The Founding Fathers were Mostly Deists?

I thought this was worthy of an entry…


I always get a reaction when I hear Christians say things like: “The founding fathers were mostly deists, children of Enlightenment philosophy, and liberals”

A gentleman posted this statement on a blog and I responded:

I mean this respectfully – this is pure historical revisionism…

Here is the truth:

“Among the Delegates (we have the records) to the Constitutional Convention were 28 Episcopalians, 8 Presbyterians, 7 Congregationalists, 2 Lutherans, 2 Dutch Reformed, 2 Methodists, 2 Roman Catholics, 1 unknown, and only 3 deists–Williamson, Wilson, and Franklin (this was during a time when church membership entailed a sworn public confession of biblical faith) Of the 55 Founding Fathers Episcopalians, the Presbyterians, the Congregationalists, and the Dutch Reformed (which make up 45 of the 55) were Calvinists”

Of course there were deists at the time, of course there were enlightenment influences – nevertheless most were confessing Christians and Calvinists at that. Even today many of us (including Calvinists) are influenced by the presuppositions of our culture – does that make us less Christian?

How about the men who had a huge influence on our nation, Calvinists like Cotton Mather, Johnathan Edwards, George Whitfield, and Patrick Henry? Have you ever read the Mayflower Compact?

What do you do with men like the influential Calvinist John Witherspoon? “His students included, in addition to a president (Madison – author of the constitution) and vice-president of the United States, nine cabinet officers, twenty-one senators, thirty-nine congressmen, three justices of the Supreme Court, and twelve state governors and many lesser founders. Five of the nine Princeton graduates among the fifty-five members of the Constitutional Convention of 1787 were students of Witherspoon”

Please don’t accuse me (like other Christians do) of wrapping my Christianity in an “American Flag” No, I am just a thankful to those who have gone before. It was Christianity that gave us the liberty we have today – and for that I am thankful…

Christians of all people should know better, please brother, stop repeating the big liberal lie. (“The founding fathers were mostly deists”)


“Will Your wonders be made known in the darkness? And Your righteousness in the land of forgetfulness?” Psalm 88:12

Actually, The truth is – The Founding Fathers were “Mostly” Calvinists…


40 Responses

  1. If this isn’t proof that Christians should keep their children out of the state sponsored schools, I don’t know what is. We have people actually believing this liberal garbage, this historical revisionism, that are now going to seminary to be pastors. Thank God in His wisdom that liberal ideas usually accompany families that only want one or two kids. And the pop culture Christians that don’t care much about the full Gospel believe the same way. So in a generation or two, if we homeschooling Christians and Classical Christian Academy adherents, etc. keep having big families, we can be back on top! 🙂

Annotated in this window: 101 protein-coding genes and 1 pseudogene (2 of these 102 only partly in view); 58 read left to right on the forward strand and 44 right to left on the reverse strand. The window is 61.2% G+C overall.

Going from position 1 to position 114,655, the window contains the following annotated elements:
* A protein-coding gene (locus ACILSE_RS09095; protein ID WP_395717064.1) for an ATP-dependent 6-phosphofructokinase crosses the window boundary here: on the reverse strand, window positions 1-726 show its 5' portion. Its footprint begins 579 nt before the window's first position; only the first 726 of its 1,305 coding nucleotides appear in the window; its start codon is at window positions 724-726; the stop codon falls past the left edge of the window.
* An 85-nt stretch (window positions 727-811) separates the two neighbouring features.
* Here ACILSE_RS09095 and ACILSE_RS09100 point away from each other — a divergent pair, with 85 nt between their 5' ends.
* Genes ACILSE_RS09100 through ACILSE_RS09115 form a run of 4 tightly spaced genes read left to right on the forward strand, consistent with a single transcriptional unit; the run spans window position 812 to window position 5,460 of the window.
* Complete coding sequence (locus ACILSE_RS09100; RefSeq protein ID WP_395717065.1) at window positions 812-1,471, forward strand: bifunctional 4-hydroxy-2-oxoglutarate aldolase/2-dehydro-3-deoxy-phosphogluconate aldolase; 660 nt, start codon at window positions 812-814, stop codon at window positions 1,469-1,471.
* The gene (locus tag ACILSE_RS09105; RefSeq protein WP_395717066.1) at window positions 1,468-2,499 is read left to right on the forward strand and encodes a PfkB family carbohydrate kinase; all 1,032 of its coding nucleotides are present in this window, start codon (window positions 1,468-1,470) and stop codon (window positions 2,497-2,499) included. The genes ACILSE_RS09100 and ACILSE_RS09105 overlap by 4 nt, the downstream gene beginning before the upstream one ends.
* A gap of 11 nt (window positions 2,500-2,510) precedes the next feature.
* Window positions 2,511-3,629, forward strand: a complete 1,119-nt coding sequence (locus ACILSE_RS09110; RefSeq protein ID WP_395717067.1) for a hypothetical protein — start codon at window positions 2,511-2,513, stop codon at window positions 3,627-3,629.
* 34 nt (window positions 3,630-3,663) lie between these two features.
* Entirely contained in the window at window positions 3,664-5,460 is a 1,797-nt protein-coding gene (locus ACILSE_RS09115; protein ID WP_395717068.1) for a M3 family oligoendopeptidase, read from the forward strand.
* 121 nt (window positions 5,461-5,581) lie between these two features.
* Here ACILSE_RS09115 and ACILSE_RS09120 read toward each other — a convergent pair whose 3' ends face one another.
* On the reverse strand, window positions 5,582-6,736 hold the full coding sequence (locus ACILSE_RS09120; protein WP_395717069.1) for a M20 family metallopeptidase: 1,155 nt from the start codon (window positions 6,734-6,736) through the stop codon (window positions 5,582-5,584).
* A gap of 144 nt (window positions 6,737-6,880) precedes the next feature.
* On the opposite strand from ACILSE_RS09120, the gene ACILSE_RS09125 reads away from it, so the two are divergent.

Blessing brother,


  2. Kaz,

    “Back on top”

    Amen to that! – That’s if the liberal and gay totalitarians don’t kill us and take our children first…

    May God grant His grace and peace to the faithful Christian remnant (of all stripes) left in this nation.

    Nevertheless His kingdom will prevail!


    • I can’t believe we have people believing this conservative garbage: “That’s if the liberal and gay totalitarians don’t kill us and take our children first…”

      Go ahead and home school your children. Teach them creationism and biblical history. Im fine with that – just gives my kids an easier time getting a real education and the real jobs out in the real world.

  3. “We have people actually believing this liberal garbage, this historical revisionism, that are now going to seminary to be pastors”

    Kaz – I know, I’ve seen it first hand (I work at an evangelical seminary)

    Many future pastors believe this liberal historical revisionism, which is why I reacted to it like I did on your blog.


  4. Kaz,

    And I am a student at said seminary, and this trend has only intensified over the years there.


  5. Dave,

    If you don’t mind my asking, which seminary? I’m in San Diego, and the friend on my blog who espouses this deism stuff goes to Westminster, Escondido.


  6. Kaz,

    BTW, Dave’s blog is “Leviticus and Stuff” I have a link to it…


  7. Great post, thanks.